Introduction

Maisemore is a village in Gloucestershire situated two miles north-west of Gloucester across the River Severn flood plain.

Wikipedia relates:

The name of the village appears to be of Welsh origin, meaning "great field" (Welsh: maes mawr). The northern part of Alney Island, which is within the parish of Maisemore, is known as Maisemore Ham, combining Welsh and Old English words for field or meadow (ham, meaning "meadow").

The village was originally around the church. Probably in the 14th century, the present linear village was replanned further south, leaving the church separated from its settlement.

Maisemore Local History Society was formed in 1998 following a very successful "History of Maisemore" exhibition.

The Society aims to study the Local History of the Parish and also puts on a series of talks about relevant Gloucestershire subjects.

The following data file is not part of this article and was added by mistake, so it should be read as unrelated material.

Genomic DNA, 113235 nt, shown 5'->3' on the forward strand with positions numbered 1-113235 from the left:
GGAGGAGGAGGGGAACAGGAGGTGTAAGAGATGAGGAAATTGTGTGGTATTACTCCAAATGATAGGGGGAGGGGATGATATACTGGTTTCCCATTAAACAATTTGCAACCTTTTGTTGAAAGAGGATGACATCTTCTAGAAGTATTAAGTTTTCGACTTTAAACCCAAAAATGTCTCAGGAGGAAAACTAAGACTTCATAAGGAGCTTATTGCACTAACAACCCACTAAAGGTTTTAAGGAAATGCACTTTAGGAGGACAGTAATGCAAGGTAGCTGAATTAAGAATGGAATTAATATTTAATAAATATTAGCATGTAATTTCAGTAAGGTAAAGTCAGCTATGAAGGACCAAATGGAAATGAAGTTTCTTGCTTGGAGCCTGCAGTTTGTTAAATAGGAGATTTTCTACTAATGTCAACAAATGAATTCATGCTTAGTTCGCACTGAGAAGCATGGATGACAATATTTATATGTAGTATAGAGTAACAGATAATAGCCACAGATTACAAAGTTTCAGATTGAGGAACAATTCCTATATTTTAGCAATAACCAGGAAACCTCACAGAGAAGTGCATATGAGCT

Its main initial project was the recording of the gravestone inscriptions in St Giles's churchyard, a task which has taken a considerable degree of effort - please refer to the The Churchyard Survey page for more details.

The current project being undertaken is the restoration of the three mileposts within Maisemore Parish - see the article by Derrick Hall via the button on the left.

The programme for the Summer Visits in 2017 is available via the button on the left together with the details of the Winter Lecture series for 2017-2018.

To contact the society email local.history@maisemore.org.uk

You may also be interested in the Gloucestershire Society for Industrial Archaeology - check out their website at http://gsia.org.uk/






Maisemore
An aerial view from 2005